Chateau Petrus 1990

SKU
CPME19901 UCAU
  • This dense ruby/purple-colored effort is beginning to hint at the massive richness and full-bodied intensity lurking beneath its wall of tannin.
  • A classy wine that's almost as great as the awesome '89. Expressive and sophisticated, with wonderful ripe fruit and vanilla aromas
  • This wine is capable of lasting at least four more decades. An incredible achievement!
  • 1 or more bottles
    $12,000.00
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  • Jeannie Cho Lee
    98 points
  • Jancis Robinson
    97 points

Editors notes

The 1990 Petrus remains incredibly young, one of the least evolved wines of the vintage (along with Montrose and Beausejour-Duffau). This dense ruby/purple-colored effort is beginning to hint at the massive richness and full-bodied intensity lurking beneath its wall of tannin. The vintage’s sweetness, low acidity, and velvety tannins are present in abundance, and the wine is massive in the mouth as well as incredibly pure and well-delineated.

Details

Tasting Profile

  • Light (Light)
    Full (Full)
  • Low Tannin (Low Tannin)
    Tannic (Tannic)
  • Sweet (Sweet)
    Dry (Dry)
  • Low Acidity (Low Acidity)
    High Acidity (High Acidity)
  • Aroma
    • Cassis
    • Plum
    • Red Fruits
  • Palate
    • Cherry
    • Plum
    • Redcurrant

Food Pairings

  • Pork
  • Red Meat

Critic Scores & reviews

  • Jeannie Cho Lee MW

    98
    "Gorgeous wine with layers of enticing flavors - cocoa, plums, spices and blackberries. This wine is at its peak now with lush texture and vibrant, intense flavors with full body. An amazing wine that really seduces with every sip. Long, lingering finish."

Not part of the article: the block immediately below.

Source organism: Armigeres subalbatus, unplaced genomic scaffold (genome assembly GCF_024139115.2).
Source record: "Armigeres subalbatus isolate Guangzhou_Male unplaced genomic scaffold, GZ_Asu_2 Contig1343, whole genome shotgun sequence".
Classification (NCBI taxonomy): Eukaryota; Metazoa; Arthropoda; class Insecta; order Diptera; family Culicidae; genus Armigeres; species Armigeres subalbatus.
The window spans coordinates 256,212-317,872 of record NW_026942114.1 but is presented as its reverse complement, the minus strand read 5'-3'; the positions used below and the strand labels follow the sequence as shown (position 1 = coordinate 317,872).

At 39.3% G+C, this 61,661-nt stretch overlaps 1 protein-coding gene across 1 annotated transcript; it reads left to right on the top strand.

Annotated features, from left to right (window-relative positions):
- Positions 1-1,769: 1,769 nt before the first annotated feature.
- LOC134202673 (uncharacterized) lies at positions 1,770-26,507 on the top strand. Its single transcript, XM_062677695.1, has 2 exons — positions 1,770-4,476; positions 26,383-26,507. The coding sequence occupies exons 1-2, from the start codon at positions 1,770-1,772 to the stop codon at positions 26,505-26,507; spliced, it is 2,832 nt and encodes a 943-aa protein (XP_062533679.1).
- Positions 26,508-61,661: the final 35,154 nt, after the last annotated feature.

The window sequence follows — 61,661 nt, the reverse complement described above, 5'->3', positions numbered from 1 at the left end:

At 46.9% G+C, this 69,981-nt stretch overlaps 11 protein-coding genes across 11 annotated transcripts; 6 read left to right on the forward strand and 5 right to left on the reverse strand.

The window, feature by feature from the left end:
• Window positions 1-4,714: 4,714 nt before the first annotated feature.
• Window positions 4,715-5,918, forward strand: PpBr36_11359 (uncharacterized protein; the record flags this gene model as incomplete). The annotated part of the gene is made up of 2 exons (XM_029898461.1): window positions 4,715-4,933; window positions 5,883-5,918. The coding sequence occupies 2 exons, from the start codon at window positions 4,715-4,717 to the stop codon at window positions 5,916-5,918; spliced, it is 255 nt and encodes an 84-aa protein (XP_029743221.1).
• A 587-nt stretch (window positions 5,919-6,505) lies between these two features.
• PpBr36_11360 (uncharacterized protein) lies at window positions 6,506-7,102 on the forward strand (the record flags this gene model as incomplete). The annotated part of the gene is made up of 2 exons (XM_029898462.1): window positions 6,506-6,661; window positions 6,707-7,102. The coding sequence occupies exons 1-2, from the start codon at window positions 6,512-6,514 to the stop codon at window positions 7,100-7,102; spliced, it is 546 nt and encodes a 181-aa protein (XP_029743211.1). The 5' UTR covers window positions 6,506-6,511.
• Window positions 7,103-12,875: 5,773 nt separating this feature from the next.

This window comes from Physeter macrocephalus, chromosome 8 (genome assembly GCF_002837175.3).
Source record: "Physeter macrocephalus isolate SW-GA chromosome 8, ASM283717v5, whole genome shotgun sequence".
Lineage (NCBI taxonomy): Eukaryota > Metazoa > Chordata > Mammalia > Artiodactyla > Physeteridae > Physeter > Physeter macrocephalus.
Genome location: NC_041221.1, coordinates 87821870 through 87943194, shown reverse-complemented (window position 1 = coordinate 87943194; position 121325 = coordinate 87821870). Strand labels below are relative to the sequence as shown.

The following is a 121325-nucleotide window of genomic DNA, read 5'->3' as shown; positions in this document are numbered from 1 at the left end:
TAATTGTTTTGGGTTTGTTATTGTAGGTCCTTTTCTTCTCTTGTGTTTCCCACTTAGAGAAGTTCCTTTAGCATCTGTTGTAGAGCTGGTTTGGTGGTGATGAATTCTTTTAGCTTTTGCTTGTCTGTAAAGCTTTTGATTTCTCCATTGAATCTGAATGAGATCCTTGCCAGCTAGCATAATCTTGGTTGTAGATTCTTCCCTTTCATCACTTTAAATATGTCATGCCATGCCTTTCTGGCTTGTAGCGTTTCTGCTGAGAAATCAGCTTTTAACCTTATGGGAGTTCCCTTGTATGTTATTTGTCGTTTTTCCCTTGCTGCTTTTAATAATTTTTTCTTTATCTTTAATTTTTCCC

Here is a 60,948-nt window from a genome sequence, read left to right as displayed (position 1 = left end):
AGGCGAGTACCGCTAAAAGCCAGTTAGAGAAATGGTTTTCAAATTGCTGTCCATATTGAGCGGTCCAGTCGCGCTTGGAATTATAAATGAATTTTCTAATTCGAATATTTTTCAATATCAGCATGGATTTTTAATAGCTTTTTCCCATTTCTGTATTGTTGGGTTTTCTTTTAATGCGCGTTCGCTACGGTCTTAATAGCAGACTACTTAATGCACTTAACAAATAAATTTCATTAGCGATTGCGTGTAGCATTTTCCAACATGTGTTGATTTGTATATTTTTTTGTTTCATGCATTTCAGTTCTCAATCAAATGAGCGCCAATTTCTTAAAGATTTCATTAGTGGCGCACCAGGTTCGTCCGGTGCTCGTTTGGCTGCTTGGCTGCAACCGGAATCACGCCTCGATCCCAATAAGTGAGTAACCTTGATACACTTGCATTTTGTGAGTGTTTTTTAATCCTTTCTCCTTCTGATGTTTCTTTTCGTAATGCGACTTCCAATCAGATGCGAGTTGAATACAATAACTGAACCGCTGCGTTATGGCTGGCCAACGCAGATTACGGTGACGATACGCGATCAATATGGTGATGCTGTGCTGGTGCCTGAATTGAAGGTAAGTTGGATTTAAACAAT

• Jancis Robinson MW

    97

Other vintages

Love this wine? Here's a list of other vintages we have in stock if you'd like to try them as well.

Current auction

All current auctions for this wine & any different vintages.

Locations

France

Wine is being produced throughout France and has been done for over 2,500 years with certain Châteaux dating their history back to Roman times, around 6th Century BC. Ranking second in the world in per-capita consumption and first in total production quantity. More so than the overall quantity of wine is the quantity of truly great wines coming out of France makes the nation the envy of wine-making nations worldwide.

Two concepts pivotal to the higher end French wines, in particular, are the idea of 'terroir' and the Appellation d'Origine Contrôlée (AOC) system. Terroir refers to the way the geography, geology and climate find their way into the glass, telling a story of the origin of the wine. The AOC was set up in 1935 and has the primary goal of protecting the authenticity of the wines and the livelihoods of the producers. Appellation rules strictly define which varieties of grapes and winemaking practices are approved for classification in each of France's several hundred geographically defined appellations, which can cover entire regions, individual villages or in some cases, like in Burgundy even specific vineyards.

Classic wine regions in France include Champagne (home of Champagne), Burgundy (Pinot Noir and Chardonnay), Bordeaux (Cabernet Sauvignon, Merlot, Malbec, Petit Verdot), Alsace (Aromatic varietals), Loire Valley (Chenin Blanc, Crémant) and the Rhône Valley (Syrah, Grenache Mourvedre)